SYMPOSIUM: TOKYO, 21 NOVEMBER 2014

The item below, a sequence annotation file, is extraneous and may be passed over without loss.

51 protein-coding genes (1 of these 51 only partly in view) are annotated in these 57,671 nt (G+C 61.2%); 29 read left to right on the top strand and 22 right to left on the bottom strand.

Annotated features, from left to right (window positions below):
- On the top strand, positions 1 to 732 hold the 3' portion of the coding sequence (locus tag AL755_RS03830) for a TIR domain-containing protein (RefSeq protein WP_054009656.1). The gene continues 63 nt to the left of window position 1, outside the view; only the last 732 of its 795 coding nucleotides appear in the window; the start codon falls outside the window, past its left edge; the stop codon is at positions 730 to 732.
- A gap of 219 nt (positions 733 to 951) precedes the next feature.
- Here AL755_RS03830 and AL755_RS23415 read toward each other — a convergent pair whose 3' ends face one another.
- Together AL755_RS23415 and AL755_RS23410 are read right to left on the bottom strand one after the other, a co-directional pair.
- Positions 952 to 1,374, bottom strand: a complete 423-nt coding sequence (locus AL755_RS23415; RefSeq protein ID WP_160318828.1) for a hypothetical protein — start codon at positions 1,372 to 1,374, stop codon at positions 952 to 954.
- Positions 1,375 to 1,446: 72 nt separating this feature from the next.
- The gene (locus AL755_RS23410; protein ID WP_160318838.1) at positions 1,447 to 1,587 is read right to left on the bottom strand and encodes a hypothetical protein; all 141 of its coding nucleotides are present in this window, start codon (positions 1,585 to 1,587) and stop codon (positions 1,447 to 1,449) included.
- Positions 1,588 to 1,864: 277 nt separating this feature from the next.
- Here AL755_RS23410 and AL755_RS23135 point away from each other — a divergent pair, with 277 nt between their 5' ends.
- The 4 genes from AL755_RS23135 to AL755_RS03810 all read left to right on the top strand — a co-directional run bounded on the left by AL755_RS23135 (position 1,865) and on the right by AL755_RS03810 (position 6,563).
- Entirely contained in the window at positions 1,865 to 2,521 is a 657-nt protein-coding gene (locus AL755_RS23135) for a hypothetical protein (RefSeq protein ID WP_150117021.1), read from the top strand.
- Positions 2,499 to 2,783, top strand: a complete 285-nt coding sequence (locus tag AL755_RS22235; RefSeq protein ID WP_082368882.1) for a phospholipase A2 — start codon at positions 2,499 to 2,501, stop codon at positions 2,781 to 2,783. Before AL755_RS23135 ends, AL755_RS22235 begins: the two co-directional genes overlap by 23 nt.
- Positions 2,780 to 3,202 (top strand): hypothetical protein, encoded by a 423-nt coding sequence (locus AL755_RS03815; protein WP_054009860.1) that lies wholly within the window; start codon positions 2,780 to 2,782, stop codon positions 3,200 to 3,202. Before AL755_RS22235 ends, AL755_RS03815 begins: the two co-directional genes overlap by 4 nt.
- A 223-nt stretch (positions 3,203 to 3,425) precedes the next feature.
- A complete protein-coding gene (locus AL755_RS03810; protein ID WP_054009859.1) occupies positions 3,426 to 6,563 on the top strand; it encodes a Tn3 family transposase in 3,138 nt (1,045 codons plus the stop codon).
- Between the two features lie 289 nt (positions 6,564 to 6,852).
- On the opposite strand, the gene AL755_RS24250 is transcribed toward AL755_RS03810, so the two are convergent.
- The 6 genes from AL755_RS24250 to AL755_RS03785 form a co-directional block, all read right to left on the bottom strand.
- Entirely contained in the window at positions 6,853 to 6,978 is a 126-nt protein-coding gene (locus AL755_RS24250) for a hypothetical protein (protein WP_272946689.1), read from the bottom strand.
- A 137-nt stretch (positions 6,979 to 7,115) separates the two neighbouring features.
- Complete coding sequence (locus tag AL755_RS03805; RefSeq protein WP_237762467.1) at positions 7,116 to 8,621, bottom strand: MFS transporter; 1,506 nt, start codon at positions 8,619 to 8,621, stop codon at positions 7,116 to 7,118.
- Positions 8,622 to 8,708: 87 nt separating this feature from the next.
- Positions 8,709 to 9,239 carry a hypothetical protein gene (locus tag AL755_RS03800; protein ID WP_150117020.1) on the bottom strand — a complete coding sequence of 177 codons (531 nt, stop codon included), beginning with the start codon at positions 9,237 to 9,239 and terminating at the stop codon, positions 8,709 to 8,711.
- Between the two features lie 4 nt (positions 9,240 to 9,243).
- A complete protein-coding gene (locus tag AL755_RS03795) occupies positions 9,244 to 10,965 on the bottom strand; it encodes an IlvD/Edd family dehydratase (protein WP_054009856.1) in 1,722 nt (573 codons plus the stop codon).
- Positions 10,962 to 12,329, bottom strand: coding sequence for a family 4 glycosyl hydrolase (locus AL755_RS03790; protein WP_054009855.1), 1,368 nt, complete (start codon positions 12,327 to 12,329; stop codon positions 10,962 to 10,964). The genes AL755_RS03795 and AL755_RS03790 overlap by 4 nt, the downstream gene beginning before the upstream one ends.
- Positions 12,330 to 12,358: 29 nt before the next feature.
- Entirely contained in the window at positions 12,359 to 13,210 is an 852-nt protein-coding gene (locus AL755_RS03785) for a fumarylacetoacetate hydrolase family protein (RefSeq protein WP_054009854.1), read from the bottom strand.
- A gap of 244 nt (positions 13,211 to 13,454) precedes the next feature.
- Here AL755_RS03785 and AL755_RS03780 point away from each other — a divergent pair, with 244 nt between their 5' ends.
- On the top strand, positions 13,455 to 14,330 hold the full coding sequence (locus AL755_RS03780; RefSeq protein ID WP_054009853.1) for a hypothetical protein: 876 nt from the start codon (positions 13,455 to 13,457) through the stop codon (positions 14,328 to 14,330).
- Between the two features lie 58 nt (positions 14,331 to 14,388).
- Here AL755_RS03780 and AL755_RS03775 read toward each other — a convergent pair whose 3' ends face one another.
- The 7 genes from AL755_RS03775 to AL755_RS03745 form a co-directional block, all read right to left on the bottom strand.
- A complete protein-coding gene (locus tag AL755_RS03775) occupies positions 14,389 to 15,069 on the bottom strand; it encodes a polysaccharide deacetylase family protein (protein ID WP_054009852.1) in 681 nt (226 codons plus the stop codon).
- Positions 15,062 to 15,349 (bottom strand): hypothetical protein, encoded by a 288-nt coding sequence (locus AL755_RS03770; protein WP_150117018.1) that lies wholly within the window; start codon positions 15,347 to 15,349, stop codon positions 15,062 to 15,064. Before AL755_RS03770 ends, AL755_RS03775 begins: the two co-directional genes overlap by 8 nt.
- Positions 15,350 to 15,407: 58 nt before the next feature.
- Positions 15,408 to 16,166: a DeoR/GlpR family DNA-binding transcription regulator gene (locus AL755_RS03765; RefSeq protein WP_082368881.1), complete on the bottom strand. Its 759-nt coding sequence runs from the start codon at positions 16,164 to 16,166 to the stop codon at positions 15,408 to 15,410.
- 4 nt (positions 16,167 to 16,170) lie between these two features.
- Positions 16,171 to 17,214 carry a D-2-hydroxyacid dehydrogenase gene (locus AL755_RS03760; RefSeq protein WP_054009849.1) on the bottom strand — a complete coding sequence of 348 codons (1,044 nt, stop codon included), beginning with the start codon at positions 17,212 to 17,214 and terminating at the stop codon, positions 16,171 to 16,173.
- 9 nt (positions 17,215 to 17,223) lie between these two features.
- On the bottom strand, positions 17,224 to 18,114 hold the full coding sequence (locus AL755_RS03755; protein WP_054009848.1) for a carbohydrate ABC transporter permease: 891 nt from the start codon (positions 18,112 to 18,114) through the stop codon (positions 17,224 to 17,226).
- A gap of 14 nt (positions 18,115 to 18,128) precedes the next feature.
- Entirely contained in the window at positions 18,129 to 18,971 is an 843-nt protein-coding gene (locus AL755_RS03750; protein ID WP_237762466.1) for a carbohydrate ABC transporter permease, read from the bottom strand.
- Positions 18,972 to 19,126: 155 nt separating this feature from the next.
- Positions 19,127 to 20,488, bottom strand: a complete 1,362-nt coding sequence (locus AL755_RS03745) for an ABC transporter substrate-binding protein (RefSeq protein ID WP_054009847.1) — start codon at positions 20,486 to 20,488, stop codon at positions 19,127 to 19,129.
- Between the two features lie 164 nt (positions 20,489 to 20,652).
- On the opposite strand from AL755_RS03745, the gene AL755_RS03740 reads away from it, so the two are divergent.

I was very happy to be invited to this symposium and with the Japanese side arranging such an event. This should be done more often as the potential for co-operation between EU and Japan, according to my view, is not utilized to its full potential . I was surprised that we had such a big audience. The placement of the speakers for the different sessions were not optimal as there was such a big space between us. This made it difficult to feel close and when the speakers talked, it rather felt like they were delivering statements. The content of the Japanese speakers' papers were printed in advance, but this was not the case for the European speakers, who initially were also given shorter time to speak. At least half of the speakers on the Japanese side were well known to me in advance. They were all of very high quality. In session 1 on East Asia, we had three very good presentations, all centering on power relations in the area and with a strong focus on Japan -China relations. The European commentators' remarks were on the historical issues as well as the comfort women and whether Japan had apologized enough. Several Japanese speakers picked up on this topic that came to be the dominant one and did not really move issues forward. Second session was an assessment of the Abe administration's political and economic policy. Professor Nakanishi talked about the foreign and security policy of the second Abe Cabinet, Professor Itoh about Abenomics and Professor Fukushima about the continuity amid changes in Japan's foreign policy. Here we had three European scholars commenting on different aspects of the presentation and it was a really good opportunity to discuss and inquire on specific issue. In the last session on EU-Japan cooperation, what the countries' specific mutual advantages were and how they could be used were discussed with each presenter having only 5 minutes. A number of concrete ideas were raised in the field of defense, education and scientific cooperation as well as Official Development Assistance (ODA). Hopefully some of these can be pursued in the future. As for myself, I had several ideas for cooperation. One was that EU should join ReCAAP, the Singapore based organization that gathers information concerning maritime security, and that way cooperate with Japan on this issue. Another area for future cooperation could be women in development. This is a new priority issue for the Abe government where many European countries have a long experience. Japan should consider sending an ODA related person to Europe to learn and set up cooperation projects in this field.